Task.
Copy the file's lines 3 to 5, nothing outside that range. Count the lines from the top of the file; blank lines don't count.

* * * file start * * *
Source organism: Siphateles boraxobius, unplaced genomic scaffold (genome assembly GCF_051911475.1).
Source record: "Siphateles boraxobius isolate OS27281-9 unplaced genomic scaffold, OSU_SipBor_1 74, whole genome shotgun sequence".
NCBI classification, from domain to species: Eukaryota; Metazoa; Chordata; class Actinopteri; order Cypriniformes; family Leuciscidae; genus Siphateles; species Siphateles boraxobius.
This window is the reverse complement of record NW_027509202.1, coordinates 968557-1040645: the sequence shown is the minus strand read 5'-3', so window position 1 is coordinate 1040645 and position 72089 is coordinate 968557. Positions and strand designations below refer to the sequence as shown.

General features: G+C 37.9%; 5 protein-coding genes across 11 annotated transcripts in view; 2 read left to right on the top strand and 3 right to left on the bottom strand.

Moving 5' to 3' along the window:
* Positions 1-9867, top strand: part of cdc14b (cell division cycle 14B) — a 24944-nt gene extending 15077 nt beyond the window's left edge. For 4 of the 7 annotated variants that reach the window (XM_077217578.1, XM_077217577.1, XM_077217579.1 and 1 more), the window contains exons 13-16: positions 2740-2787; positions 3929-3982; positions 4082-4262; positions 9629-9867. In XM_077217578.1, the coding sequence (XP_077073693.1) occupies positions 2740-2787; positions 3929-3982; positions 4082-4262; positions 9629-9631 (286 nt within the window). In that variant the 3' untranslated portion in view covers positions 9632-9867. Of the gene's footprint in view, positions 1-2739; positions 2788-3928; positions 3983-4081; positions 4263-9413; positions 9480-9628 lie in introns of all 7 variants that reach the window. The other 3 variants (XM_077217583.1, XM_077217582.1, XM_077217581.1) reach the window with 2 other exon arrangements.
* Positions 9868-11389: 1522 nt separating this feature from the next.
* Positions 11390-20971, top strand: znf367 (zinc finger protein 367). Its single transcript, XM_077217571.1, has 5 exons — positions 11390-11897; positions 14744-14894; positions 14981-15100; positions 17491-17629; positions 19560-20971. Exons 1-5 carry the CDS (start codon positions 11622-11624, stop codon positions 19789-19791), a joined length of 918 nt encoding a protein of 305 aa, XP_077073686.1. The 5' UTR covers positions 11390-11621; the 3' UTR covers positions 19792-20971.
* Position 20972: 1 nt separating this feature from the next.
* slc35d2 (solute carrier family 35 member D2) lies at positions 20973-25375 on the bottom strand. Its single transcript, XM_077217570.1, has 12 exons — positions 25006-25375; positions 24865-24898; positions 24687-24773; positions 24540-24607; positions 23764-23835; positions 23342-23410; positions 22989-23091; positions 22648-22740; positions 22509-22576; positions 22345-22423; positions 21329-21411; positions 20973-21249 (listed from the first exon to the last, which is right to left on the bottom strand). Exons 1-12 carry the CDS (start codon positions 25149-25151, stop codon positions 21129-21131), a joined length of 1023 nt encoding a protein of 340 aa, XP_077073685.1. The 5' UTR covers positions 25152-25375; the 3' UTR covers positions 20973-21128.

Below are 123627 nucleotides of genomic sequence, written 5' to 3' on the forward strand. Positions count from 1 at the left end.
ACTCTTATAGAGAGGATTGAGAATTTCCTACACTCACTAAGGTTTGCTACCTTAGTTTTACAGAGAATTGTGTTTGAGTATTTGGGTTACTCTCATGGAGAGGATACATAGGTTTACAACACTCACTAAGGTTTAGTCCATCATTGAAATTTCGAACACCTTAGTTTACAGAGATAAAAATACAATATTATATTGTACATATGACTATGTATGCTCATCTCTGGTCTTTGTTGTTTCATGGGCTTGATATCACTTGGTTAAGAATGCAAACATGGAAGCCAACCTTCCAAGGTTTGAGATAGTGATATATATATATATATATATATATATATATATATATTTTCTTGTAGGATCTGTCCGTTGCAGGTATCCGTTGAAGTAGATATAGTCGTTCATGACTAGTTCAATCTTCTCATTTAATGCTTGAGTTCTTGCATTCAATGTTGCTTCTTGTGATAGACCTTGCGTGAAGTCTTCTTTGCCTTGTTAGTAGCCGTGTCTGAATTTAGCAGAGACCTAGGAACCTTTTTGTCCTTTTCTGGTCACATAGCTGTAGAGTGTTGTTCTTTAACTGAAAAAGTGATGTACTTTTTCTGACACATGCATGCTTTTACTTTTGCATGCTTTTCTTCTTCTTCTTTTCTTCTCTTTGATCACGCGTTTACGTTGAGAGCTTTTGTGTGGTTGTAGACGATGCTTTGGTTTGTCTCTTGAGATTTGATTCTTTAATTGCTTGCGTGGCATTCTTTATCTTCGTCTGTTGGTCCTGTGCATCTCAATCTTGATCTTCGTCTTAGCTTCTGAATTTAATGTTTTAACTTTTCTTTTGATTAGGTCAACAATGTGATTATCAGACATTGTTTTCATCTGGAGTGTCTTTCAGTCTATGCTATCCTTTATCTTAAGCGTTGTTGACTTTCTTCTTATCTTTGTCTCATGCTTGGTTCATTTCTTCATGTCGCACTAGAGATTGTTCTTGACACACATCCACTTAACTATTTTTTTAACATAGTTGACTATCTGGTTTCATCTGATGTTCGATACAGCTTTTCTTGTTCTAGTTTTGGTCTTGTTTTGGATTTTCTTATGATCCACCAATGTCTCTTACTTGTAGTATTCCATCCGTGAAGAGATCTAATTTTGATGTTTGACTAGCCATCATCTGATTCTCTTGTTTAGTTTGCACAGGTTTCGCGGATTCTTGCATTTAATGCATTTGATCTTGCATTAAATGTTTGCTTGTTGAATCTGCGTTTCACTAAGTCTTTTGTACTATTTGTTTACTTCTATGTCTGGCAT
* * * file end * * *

NCBI classification, from domain to species: Eukaryota; Metazoa; Chordata; class Actinopteri; order Cypriniformes; family Leuciscidae; genus Siphateles; species Siphateles boraxobius.
This window is the reverse complement of record NW_027509202.1, coordinates 968557-1040645: the sequence shown is the minus strand read 5'-3', so window position 1 is coordinate 1040645 and position 72089 is coordinate 968557. Positions and strand designations below refer to the sequence as shown.

General features: G+C 37.9%; 5 protein-coding genes across 11 annotated transcripts in view; 2 read left to right on the top strand and 3 right to left on the bottom strand.